[sdiy] Analog envelope generator offset
tom at electricdruid.net
Sat Nov 1 14:08:01 CET 2014
That's very neat, at least for a simple AD/AR case. And it works beautifully. I've tried it in LTspice.
Can you explain a bit more how it works please? I sort-of get it in general (I think) but I'd like to properly understand it, if I'm to adapt it for my ADSR situation.
What I think is going on is something like this:
Imagine a gate signal going into the non-inv input of U1B. U1B provides a Gate-signal-with-gain at its output. The cap then charges towards this boosted voltage level. Once the cap voltage gets within one diode drop of the charging level, the diodes around U1B start to conduct, and the gain on the Gate drops towards unity.
I don't really get how the gain around U1B is limited to the-gate-plus-one-diode-drop, although I can see that it's clearly because of the back-to-back diodes in the feedback loop. I just don't see how. This is where a lack of formal training in any of this stuff starts to be a pain in the neck - again!. Still, I'm always learning.
On 31 Oct 2014, at 18:36, Ian Fritz <ijfritz at comcast.net> wrote:
> I just posted a typical scheme at Muff's:
> No idea why other designs don't worry about this ... used to drive me crazy. This solution was published in EN many years ago ... can't remember offhand who first came up with it.
> Clipping the envelope to zero when it gets to a small value also makes sense.
> At 10:38 AM 10/31/2014, Tom Wiltshire wrote:
>> Ian, Harald,
>> Ok, thanks. That sounds exactly like what I'm looking at. The relevant part of my circuit is very similar to this one, though I've done the control logic very differently. The offset compensation is pretty much the same too.
>> Please correct me if I'm wrong, but what I understand is the following:
>> As the cap decays towards zero, the voltage across it drops below the 0.5V or so forward voltage of the diode, and the diode basically stops conducting, or conducts only very slightly. This means that the final part of the RC curve doesn't use R, but rather R+some big diode resistance. This messes up the curve and makes the final portion take aaaaagggggeeeeessss!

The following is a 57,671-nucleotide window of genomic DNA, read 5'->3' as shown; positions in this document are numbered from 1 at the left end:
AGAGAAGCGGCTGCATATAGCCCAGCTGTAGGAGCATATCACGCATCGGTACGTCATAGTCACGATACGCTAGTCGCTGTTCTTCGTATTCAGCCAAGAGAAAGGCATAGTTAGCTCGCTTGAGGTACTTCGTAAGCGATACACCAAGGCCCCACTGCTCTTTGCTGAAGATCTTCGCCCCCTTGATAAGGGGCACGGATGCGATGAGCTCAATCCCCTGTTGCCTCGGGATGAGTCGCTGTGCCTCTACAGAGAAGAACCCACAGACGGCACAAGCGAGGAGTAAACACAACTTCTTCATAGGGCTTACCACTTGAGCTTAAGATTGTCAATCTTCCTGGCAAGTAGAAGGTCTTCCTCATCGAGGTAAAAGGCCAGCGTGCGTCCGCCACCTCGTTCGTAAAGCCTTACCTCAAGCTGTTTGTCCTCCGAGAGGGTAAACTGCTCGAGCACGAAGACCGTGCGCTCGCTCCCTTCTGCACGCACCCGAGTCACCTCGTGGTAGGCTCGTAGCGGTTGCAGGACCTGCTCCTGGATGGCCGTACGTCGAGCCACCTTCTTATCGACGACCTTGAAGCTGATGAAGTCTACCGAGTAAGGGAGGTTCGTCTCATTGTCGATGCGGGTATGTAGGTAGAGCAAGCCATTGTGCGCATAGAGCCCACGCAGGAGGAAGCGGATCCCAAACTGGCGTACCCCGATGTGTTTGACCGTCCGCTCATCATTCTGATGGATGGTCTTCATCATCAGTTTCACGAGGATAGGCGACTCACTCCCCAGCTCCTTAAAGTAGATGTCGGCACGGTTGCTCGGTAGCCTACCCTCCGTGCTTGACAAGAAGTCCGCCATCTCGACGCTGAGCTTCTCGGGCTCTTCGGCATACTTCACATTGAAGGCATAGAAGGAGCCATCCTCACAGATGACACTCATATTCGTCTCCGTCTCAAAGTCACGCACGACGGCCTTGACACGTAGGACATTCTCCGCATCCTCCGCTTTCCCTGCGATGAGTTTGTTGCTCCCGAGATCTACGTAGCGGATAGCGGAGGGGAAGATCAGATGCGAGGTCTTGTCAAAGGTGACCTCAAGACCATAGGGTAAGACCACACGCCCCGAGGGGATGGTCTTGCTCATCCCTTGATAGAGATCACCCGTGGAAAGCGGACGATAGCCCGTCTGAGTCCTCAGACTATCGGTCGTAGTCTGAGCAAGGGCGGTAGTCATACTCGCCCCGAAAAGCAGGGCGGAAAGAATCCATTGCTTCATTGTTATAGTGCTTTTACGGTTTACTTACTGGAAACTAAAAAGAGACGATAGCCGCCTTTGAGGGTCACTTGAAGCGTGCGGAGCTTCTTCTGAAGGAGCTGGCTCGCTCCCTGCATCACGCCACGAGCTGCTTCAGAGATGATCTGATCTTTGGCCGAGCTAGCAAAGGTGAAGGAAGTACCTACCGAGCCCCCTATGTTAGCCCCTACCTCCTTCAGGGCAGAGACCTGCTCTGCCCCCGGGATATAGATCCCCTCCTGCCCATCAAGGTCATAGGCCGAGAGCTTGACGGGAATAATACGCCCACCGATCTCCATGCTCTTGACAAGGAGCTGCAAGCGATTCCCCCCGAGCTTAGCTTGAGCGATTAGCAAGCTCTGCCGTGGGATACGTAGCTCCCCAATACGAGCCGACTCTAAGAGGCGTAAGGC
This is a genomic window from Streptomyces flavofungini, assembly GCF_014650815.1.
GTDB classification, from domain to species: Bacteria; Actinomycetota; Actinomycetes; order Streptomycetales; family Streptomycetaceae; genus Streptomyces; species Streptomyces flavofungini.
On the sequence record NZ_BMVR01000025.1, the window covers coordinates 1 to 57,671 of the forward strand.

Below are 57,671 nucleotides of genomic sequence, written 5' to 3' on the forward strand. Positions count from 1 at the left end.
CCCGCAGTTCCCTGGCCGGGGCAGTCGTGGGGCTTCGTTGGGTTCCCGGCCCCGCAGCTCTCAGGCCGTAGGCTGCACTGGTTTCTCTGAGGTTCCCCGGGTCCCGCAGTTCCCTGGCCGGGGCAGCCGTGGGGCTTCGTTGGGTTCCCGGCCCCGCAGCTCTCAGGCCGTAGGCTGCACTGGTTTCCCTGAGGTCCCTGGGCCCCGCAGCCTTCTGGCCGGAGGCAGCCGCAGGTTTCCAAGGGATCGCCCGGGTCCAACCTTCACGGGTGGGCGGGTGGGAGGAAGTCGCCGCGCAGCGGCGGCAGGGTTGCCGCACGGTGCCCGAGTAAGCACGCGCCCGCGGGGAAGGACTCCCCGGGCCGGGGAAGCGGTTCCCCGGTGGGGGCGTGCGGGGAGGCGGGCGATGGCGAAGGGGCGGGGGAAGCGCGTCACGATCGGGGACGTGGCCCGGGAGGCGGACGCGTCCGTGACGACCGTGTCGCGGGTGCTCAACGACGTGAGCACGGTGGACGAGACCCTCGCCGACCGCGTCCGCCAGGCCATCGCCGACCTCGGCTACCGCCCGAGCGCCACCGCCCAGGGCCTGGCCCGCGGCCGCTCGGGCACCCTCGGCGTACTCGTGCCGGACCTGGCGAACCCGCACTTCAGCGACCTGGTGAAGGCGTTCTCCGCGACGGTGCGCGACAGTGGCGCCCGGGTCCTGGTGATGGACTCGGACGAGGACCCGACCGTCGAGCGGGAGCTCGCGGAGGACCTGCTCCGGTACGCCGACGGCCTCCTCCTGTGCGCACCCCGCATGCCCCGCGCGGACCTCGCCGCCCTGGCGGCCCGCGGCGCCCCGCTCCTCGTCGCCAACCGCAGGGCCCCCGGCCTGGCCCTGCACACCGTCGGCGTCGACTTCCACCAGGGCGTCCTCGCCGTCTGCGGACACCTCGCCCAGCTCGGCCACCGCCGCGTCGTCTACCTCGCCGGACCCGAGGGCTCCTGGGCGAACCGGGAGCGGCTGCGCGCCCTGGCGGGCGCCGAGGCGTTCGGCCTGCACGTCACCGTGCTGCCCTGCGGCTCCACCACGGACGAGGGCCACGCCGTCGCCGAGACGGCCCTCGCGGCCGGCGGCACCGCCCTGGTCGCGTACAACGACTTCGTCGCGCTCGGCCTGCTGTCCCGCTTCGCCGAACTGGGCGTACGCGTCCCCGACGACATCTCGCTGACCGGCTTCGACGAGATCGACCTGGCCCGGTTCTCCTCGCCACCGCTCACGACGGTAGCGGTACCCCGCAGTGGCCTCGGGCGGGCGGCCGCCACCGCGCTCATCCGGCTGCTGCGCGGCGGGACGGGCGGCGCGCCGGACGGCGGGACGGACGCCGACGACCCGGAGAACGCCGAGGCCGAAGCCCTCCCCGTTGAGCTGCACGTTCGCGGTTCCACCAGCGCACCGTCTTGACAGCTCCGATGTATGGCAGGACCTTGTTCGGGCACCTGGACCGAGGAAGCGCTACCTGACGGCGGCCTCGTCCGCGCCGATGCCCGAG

>> So how can one prevent the diode from shutting off when we still need it, without making it conduct all the time? And if this is a very old and well known problem, why do most of the current designs either not bother with any compensation or only use a voltage offset compensation? It must have been solved way back, no? But I can't find anything, aside from a few linear envelopes which use op-amp integrators.
>> On 31 Oct 2014, at 15:16, Harald <sdiy at haraldswerk.de> wrote:
>> > A common problem if it uses diode switching. I tried to compensate that for the Elektor Formant ADSR here: http://www.haraldswerk.de/NGF/NGF_ADSR_F/NGF_ADSR_F_110.html. Sorry its in German i still have to translate this site, but look at the schematic for IC2C and IC2D.
>> > Am 31.10.2014 um 12:47 schrieb Tom Wiltshire:
>> >> Hi All,
>> >> I'm playing with an analog envelope generator at the moment. This is something new for me since all the envelopes I've done thus far have been digital.
>> >> I noticed that there seems to be a 400mV offset on the output voltage. However, when I started testing it, it seems like it is just the very last bit of the release curve. The output rapidly falls from the sustain level to about 300-400mV, but then takes another full 20 seconds to reach something measurably close to zero.
>> >> I realise that in theory it should *never* reach zero, but do all analog envelopes behave like this? When you trigger a quick series of envelopes, it amounts to a considerable offset (it would be several semitones) in the interval between the envelopes. Are there tricks used to eliminate this effect? I've checked several available ADSR schematics and none of them seem to do anything different - a cap feeding a TL08x voltage follower seems to be standard, and the cap just gets discharged to ground. If what I'm seeing is typical, these designs should all have this "offset."
>> >> I'm just looking for some pointers really, since I don't know what to expect.
>> >> Thanks,
>> >> Tom
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